first_imgSubscribe now for unlimited access To continue enjoying Building.co.uk, sign up for free guest accessExisting subscriber? LOGIN Get your free guest access  SIGN UP TODAY Subscribe to Building today and you will benefit from:Unlimited access to all stories including expert analysis and comment from industry leadersOur league tables, cost models and economics dataOur online archive of over 10,000 articlesBuilding magazine digital editionsBuilding magazine print editionsPrinted/digital supplementsSubscribe now for unlimited access.View our subscription options and join our community Stay at the forefront of thought leadership with news and analysis from award-winning journalists. Enjoy company features, CEO interviews, architectural reviews, technical project know-how and the latest innovations.Limited access to building.co.ukBreaking industry news as it happensBreaking, daily and weekly e-newsletterslast_img read more

Charleston’s Veterans Terminal is ours, says ports authority

first_imgAccording to the port authority, Veterans Terminal is a 110 acre dedicated bulk, break-bulk, ro-ro and project cargo facility located on the Cooper River. The newspaper article quotes North Charleston Mayor Keith Summey as saying “I’m interested in Veterans Terminal, but not at the cost of everything else we’ve done.”Byron D. Miller, director, Public Relations – SCSPA, stated to HLPFI: “The SCSPA has absolutely no plans to vacate Veterans Terminal. The SCSPA has a very favorable long-term lease on the Veterans Terminal property with the opportunity to purchase. We are focused on bringing more business to the facility – we’ve been successful in this regard recently and look forward to new cargo accounts.”Whether or how the Legislature could transfer ownership of the land from one public body to another is not exactly clear.last_img read more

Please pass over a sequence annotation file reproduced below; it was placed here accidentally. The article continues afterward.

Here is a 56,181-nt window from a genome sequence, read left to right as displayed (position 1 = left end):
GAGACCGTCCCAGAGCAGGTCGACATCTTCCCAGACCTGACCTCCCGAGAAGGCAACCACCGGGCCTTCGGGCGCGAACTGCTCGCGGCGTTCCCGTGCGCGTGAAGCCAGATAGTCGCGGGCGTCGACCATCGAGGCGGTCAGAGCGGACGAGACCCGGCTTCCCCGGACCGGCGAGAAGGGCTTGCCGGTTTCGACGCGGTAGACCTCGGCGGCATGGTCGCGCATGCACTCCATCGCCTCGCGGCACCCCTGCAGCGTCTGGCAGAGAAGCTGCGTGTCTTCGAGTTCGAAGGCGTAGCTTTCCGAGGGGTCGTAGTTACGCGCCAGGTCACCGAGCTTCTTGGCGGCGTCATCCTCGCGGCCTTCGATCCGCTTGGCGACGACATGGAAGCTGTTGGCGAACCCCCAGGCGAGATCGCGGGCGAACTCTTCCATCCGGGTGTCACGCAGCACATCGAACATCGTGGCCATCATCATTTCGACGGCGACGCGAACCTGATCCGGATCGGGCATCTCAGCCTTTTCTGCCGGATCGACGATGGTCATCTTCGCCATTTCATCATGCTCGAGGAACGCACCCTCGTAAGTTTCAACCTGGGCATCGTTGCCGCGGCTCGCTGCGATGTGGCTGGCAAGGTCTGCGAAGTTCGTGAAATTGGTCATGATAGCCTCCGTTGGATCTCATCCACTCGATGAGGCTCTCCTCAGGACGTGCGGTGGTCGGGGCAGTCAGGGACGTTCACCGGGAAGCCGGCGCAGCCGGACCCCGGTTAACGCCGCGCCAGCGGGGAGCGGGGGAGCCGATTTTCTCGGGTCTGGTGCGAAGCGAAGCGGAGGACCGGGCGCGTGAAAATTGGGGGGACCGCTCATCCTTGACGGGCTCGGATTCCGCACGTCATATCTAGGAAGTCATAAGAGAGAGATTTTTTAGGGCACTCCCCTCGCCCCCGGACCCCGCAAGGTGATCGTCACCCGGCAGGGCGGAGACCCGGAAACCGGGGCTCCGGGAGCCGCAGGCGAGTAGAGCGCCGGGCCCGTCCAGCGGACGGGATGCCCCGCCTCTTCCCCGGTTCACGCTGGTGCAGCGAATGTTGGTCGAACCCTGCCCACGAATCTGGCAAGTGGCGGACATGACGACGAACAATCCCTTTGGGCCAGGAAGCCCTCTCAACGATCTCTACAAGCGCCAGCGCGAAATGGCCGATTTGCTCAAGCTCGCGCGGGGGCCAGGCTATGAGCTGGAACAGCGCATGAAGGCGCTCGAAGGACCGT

End of the line for Hartmann Asia RTW Line

first_imgReaders may recall that H.S.A Chartering announced the addition of a fourth vessel into the Hartmann Asia RTWservice in December 2011 and said at the time that the integration of HAL Ambassador would improve the frequency to monthly and bring additional benefits with its heavy lift capacity and additional space.Now, a company spokesperson has advised that: “the RTW is/was a joint venture with an external partner. But due to different strategic positions, it was decided to end the partnership and therewith end the RTW”.A creditors meeting of Hartmann Asia RTW Line Pte Ltd has been called for April 12, 2012 in Singapore.HLPFI understands that the Hartmann Project Line, the regular scheduled service launched in mid March offering a breakbulk and project cargo liner operation connecting Australasia with the North American continent, is not affected by this development, nor are the other services operated by Hartmann Shipping Asia.www.hsa-chartering.comwww.hartmann-shipping.comlast_img read more